In an interview with Vatican News, Cardinal Timothy Dolan, Archbishop of New York, calls Pope Francis’ meeting of the world’s Cardinals to study the Roman Curia reform ‘extraordinarily uplifting’; and, as the war wages in Ukraine, praises the encounter as an opportunity to learn from the service of those Cardinals on the front lines.
As the war wages on in Ukraine, Cardinal Timothy Dolan, Archbishop of New York, says another advantage of this meeting Pope Francis summoned of the world’s Cardinals is to be with Cardinals who are on the front lines, to hear about the challenges they face, and to learn from their service.
In an interview with Vatican News on Monday, Cardinal Dolan, who serves as Chair of the Catholic Near East Welfare Association (CNEWA), reflected on the first day of the two-day encounter in the Vatican to discuss reform of the Roman Curia, and specifically highlighted the solidarity of the Cardinals in combating war and helping those in need.
Pope Francis requested that the world’s Cardinals should gather in the Vatican on 29-30 August to reflect on the recently-published Apostolic Constitution Praedicate Evangelium on reforming the Roman Curia.
According to UN statistics from July, at least 12 million people have been forced to flee their homes since the outbreak of the war, with at least 5 million fleeing outside Ukraine to bordering nations, and at least 7 million displaced inside the war-torn nation.
Since Russia invaded Ukraine, some 2 million Ukrainians have found welcome in Poland, and numerous others in Hungary, Slovakia, and other bordering nations. Some Ukrainians have started to return to their country.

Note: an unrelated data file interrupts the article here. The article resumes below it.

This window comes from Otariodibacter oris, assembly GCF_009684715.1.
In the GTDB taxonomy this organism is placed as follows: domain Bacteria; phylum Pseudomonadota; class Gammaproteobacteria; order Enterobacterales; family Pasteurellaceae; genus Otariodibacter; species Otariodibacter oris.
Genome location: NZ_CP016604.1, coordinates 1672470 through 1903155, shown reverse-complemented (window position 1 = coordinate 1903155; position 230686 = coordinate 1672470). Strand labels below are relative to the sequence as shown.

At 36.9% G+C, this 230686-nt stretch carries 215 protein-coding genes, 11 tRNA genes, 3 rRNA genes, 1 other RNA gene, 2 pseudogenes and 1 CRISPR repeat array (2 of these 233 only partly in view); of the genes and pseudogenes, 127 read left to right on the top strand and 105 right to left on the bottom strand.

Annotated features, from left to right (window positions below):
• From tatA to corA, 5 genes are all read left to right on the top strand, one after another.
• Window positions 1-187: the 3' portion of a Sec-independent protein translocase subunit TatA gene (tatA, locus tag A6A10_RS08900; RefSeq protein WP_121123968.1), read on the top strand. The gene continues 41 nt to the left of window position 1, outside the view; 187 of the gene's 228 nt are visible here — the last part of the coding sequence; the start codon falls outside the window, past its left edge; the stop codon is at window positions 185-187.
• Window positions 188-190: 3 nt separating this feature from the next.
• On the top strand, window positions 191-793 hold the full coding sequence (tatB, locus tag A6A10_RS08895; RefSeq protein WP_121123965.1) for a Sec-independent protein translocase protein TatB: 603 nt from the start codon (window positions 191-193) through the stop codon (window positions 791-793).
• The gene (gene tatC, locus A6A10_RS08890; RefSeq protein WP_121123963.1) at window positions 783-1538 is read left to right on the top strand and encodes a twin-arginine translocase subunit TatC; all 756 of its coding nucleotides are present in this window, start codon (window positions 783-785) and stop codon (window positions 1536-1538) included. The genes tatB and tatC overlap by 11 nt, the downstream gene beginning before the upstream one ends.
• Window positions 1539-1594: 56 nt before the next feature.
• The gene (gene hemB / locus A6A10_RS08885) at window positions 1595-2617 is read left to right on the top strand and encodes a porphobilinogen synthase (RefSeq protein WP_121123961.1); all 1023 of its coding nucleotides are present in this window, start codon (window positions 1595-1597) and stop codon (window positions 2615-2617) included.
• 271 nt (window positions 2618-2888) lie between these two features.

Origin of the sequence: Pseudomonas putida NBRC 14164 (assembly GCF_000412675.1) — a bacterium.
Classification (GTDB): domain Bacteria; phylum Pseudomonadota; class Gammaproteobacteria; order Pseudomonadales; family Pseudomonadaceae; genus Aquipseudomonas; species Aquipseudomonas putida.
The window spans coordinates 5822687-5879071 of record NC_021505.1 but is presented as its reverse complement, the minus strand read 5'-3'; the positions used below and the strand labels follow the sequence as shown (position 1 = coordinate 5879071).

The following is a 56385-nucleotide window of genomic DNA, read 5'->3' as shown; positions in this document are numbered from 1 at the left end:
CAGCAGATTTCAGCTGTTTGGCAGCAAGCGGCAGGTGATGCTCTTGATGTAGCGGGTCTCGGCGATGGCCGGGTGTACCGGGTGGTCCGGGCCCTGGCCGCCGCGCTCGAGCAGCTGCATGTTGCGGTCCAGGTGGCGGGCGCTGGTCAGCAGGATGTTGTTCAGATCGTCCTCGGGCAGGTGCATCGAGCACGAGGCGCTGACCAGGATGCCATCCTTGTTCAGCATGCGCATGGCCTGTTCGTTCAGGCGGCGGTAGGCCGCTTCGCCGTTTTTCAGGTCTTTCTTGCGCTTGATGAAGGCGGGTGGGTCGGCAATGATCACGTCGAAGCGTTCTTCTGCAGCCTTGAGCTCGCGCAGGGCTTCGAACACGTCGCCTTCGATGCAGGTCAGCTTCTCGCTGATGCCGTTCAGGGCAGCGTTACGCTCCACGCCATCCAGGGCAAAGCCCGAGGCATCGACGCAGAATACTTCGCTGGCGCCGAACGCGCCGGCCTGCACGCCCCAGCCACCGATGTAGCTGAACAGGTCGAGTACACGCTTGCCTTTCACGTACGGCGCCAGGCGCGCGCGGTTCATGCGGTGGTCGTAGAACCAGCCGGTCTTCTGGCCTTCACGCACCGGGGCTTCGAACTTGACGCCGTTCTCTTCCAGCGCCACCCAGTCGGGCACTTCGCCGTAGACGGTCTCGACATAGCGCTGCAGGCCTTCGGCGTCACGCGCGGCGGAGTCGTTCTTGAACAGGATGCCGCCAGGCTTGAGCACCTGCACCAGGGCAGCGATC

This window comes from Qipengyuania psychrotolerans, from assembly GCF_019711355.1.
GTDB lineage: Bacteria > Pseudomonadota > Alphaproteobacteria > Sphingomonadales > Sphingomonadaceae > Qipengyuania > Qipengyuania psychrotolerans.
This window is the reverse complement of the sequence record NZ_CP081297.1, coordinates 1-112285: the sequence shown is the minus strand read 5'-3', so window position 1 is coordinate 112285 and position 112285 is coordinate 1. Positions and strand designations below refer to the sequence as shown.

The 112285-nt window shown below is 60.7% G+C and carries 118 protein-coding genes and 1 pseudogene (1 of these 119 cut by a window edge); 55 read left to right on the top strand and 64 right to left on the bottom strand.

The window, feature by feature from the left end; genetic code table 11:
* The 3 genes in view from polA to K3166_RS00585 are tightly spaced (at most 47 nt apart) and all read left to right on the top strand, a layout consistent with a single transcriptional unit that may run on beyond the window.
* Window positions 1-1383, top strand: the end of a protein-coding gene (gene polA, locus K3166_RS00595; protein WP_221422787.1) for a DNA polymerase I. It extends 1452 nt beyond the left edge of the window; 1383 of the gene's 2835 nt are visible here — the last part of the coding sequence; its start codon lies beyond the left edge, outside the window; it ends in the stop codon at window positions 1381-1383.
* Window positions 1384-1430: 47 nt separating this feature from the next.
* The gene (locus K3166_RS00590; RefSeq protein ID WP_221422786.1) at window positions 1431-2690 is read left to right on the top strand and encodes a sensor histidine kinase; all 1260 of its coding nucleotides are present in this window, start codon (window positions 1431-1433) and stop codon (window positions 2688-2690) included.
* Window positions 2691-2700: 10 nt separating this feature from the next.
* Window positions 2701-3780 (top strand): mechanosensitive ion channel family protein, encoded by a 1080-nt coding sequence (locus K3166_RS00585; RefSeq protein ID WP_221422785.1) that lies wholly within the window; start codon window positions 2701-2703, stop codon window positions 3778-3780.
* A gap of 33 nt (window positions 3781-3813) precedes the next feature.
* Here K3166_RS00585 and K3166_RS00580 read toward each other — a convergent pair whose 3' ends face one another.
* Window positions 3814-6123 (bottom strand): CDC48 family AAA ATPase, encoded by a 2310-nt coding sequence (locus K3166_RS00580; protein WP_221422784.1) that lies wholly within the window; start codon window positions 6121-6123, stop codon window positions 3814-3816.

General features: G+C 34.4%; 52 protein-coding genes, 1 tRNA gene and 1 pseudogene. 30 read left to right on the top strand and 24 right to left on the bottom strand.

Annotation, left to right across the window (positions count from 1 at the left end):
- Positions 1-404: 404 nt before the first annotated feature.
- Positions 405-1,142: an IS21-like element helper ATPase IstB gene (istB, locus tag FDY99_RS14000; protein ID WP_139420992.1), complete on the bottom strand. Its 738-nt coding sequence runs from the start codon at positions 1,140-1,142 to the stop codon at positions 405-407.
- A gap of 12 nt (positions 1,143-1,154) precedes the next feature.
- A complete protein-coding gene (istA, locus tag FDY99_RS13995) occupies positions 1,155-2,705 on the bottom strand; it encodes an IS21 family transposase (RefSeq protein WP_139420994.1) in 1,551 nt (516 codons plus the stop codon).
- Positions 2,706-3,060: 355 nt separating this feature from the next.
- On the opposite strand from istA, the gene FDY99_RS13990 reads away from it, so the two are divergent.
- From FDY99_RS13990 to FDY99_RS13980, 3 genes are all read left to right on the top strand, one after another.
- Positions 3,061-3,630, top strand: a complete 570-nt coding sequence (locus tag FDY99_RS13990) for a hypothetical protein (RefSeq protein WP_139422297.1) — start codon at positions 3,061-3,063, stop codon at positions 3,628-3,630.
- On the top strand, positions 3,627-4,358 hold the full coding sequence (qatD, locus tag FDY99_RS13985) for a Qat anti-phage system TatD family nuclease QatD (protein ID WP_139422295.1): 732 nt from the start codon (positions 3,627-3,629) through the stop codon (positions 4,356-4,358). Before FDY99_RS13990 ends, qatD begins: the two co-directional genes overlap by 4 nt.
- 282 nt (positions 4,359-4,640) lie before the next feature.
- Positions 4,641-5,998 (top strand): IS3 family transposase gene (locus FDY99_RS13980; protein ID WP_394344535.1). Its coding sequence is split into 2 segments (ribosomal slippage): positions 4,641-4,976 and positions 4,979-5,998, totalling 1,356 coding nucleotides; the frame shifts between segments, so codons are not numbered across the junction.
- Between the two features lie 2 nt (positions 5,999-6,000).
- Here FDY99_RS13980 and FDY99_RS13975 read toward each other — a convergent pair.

Listening to Cardinals on ‘front lines’
Cardinal Dolan told Vatican News that after his own visit to Ukraine and the bordering nations, that being among the other Cardinals of the Universal Church, and those closest to the conflict, has been particularly meaningful.
“That’s another great advantage of being here,” the Cardinal said.
“The Cardinals, by their very nature, mirror the Church Universal, the catholicity of the Church. To be with them now, to talk to Cardinal Péter Erdő of Budapest, as they have been so extraordinarily generous and welcoming, to be with Cardinal Stanisław Dziwisz in Krakow, where they have been welcomed by the people of Poland, close to 4 million refugees.”
“To be with these Cardinals who are on the front lines and to hear the challenges, but also to see how uplifting it is to be in service and to hear them so grateful for the solicitude of the world. That’s very good.”
During an earlier visit to Rome, in April – his first since the outbreak of the pandemic – Cardinal Dolan sat down with Vatican News to discuss his upcoming journey to meet with suffering Ukrainian refugees and bring them, and those welcoming them, aid.
‘Extraordinarily uplifting’ encounter in the Vatican
On Monday evening, the Cardinal of New York also gave his impressions of the discussions taking place among the Cardinals, and in their small groups, calling it a “beautiful experience.”
“It is a beautiful experience of something that is in danger of becoming too theoretical, namely, collegiality, apostolic fraternity, synodality. No, we experience it there,” he said.
“We talk as friends, as brothers, with immense charity and deep love for the Church about very practical issues. It has been extraordinarily uplifting.”
He expressed his appreciation for the encounter.
“I’m glad this has taken place. You look forward to it,” but, to some extent, he suggested, out of a sense of duty.
“But I said, ‘wow’, duty is rewarded because this is a very good thing.”
Boots on the ground, wishing to help
Cardinal Dolan’s visit to Ukraine and border countries earlier this year was because the Archbishop of New York is ex-officio the chairman of the board of CNEWA.
CNEWA was founded a century ago by Pope Pius XI to assist Eastern-rite Catholics, who very often live in persecuted areas and often are under great stress.
There are many Eastern-rite Catholics in the Middle East, India, Ukraine, and in Central and Eastern Europe.
For that occasion, he told Vatican News, “we are very active, having boots on the ground, and wish to bring them alms, the gifts that Catholic people have given us to help these people. We want to just embrace them and say, ‘We love you. We have not forgotten about you. We want to pray with you, encourage you and help.'”
With thanks to Vatican News and Deborah Castellano Lubov, where this article originally appeared.